In the output window we see a lot of error messages:

Unhandled exception at 0x05B4B264 (Windows.UI.Xaml.dll) in TestResources.UWP.exe: 0xC000027B: internal error(parameters: 0x0B44D9B0, 0x00000003).

Unhandled exception at 0x777AF989 (combase.dll) in TestResources.UWP.exe: 0xC0000602: Ein sofortiger Ausnahmefehler ist aufgetreten. Die Ausnahmehandler werden nicht aufgerufen, und der Prozess wird sofort beendet.

Unhandled exception at 0x77627ED3 (combase.dll) in TestResources.UWP.exe: 0xC0000005: Access violation reading location 0x00000008.

I am not quite sure, why this happens but the solution is quite simple:

• Add a code behind file (in our case Buttons.cs).
• In the constructor, call “InitializeComponent()”.
• Now we can include the ResourceDictionary directly in the App.xaml
• In our case the Buttons.xaml.cs looks like this:

   public partial class Buttons : ResourceDictionary
{
public Buttons()
{
InitializeComponent();
}
}


..and the App.xaml

<Application.Resources>
<ResourceDictionary xmlns:local="clr-namespace:TestResources">
<ResourceDictionary.MergedDictionaries>
<local:Buttons />
<!--<ResourceDictionary Source="/Resources/Buttons.xaml" />-->
<!--<ResourceDictionary Source="/Resources/Labels.xaml" />-->
</ResourceDictionary.MergedDictionaries>
</ResourceDictionary>
</Application.Resources>


If you have a clue, why we need to go this way, just leave me a comment.

# Error 0xC000041D using GetCallingAssembly()

Reflection is very cool, the meta data system of .Net is pretty cool. You can create objects of a given class, without knowing it at compile time, by just looking it up and instantiating it using reflection. But how can I look up a type? Some times you only know the name of a type you want to create, without knowing the correct assembly. Let’s say we have an assembly, that holds a service implementation to create a object:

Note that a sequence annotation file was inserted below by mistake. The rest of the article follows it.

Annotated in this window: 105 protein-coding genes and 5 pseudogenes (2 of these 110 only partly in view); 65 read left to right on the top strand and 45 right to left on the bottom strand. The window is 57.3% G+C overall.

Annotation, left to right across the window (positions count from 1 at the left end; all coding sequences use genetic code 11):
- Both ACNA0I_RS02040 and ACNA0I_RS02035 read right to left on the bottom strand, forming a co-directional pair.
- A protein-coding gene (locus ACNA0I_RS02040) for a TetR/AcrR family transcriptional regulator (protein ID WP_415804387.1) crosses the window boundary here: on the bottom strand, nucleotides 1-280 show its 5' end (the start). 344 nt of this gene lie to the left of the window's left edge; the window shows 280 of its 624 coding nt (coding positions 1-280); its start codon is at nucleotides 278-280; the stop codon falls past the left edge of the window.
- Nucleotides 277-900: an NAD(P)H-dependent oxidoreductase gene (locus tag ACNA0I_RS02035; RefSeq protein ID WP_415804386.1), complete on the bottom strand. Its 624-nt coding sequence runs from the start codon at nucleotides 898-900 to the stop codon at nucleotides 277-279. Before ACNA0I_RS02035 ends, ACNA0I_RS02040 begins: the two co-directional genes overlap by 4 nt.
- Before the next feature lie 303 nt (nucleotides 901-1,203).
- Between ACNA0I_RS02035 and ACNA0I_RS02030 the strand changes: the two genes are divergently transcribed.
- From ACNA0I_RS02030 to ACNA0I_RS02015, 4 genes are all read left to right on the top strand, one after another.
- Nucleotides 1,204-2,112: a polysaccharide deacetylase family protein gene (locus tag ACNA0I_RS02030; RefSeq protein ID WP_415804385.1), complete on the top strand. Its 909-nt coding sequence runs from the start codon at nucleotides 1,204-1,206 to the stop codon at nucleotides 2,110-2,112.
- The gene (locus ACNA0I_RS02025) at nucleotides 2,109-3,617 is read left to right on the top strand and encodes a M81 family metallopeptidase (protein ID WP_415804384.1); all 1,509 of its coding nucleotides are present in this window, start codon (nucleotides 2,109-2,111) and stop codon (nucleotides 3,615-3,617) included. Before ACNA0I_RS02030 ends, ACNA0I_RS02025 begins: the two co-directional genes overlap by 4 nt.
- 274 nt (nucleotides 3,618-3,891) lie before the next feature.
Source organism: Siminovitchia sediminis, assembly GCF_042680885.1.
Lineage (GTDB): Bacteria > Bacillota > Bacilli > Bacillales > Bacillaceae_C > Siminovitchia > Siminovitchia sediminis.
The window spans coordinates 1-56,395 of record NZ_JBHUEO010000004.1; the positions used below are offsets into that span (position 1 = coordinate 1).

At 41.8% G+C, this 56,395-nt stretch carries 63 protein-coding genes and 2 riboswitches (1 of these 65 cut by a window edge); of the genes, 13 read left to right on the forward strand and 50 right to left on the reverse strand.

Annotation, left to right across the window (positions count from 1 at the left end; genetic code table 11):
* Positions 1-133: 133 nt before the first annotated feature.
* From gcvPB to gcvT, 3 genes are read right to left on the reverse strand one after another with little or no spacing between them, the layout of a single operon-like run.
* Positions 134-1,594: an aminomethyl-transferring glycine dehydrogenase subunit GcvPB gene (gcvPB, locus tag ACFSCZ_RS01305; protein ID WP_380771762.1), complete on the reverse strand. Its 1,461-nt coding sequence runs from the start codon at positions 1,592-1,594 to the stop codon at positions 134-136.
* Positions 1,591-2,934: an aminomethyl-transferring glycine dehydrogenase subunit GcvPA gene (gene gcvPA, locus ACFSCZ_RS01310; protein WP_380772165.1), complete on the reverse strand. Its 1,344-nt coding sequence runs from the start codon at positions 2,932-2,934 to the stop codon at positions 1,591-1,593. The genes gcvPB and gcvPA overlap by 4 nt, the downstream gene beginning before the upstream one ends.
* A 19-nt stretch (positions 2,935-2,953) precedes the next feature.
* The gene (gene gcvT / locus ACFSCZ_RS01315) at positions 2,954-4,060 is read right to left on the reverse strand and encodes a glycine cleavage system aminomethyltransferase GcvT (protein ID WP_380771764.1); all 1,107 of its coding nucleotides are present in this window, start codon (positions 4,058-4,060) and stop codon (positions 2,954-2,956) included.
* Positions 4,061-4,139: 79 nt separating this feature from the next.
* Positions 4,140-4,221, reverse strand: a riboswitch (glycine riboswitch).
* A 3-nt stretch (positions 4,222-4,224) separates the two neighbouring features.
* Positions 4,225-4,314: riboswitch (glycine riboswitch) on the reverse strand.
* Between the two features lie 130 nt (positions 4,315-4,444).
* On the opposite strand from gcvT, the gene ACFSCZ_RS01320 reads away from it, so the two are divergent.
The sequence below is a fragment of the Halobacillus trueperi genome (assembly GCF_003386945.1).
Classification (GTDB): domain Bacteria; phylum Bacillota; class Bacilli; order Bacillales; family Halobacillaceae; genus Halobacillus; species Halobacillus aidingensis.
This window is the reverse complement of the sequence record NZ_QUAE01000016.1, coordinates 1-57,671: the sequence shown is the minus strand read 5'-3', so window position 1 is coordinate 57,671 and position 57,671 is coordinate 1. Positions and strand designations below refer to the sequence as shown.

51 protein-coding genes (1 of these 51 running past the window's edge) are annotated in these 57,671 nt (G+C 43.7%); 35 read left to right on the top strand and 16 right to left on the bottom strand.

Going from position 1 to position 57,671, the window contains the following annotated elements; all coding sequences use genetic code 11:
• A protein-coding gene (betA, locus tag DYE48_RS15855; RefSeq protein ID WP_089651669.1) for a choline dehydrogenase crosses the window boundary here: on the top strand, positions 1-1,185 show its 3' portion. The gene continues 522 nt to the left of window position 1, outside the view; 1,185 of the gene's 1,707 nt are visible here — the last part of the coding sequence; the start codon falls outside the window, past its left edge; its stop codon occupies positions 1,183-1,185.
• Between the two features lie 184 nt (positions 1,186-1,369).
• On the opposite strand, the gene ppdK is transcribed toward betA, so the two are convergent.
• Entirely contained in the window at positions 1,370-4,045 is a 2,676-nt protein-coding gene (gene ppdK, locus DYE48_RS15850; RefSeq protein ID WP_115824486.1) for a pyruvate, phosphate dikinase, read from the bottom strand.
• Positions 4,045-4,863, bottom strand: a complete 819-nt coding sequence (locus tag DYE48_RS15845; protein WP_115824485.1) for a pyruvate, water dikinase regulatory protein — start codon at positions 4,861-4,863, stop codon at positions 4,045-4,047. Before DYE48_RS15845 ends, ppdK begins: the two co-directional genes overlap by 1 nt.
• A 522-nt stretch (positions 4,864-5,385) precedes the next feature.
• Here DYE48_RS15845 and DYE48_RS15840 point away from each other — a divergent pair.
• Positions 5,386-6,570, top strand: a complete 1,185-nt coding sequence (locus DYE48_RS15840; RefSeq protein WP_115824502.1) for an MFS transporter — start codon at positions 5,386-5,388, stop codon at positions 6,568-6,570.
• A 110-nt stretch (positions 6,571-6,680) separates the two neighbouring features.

class MyService
{
object GetObject(string typeName)
{
}
}


The class we want to create, is in the assembly from where that function gets called. That is ok, but we don’t know that assembly at compile time, we can only find it out, when the function gets called. But how?

The regular solution would be, to use System.Reflection.Assembly.GetCallingAssembly(). But when we do this in .Net Nativ, we get an exception at runtime:

Unhandled exception at 0x78A7B264 (Windows.UI.Xaml.dll) in BlankApp3.UWP.exe: 0xC000027B

I think this is a bug within the .Net native compiler. But how can we find a workaround for that problem?

## 1. using a fully qualified type name

object GetObject(string typeName)
{
var type = Type.GetType(typeName);
return Activator.CreateInstance(type);
}


You can then actually use the complete name, including the namespace, when calling the function. (Something like: GetObject(“BlankApp3.Views.MainPage”)), so it’s not possible to lookup a type by name. But for our use case, it is enough.

## 2. lookup the assembly by name

object GetObject(string assemblyName, string typeName)
{
var assemblies = AppDomain.CurrentDomain.GetAssemblies();
var assembly = assemblies.FirstOrDefault(asm =>
asm.GetName().Name.Equals(assemblyName));
var type = assembly.GetTypes().FirstOrDefault(t =>
t.Name.Equals(typeName));
return Activator.CreateInstance(type);
}


This is the most flexible solution in our case (but it takes more time). You can even look through all loaded assemblies, and find types by name. Please be aware that there is another bug, preventing you from getting all types from all loaded assemblies (the solution can be found on stackoverflow).

# How to assign properties (fast) in C#?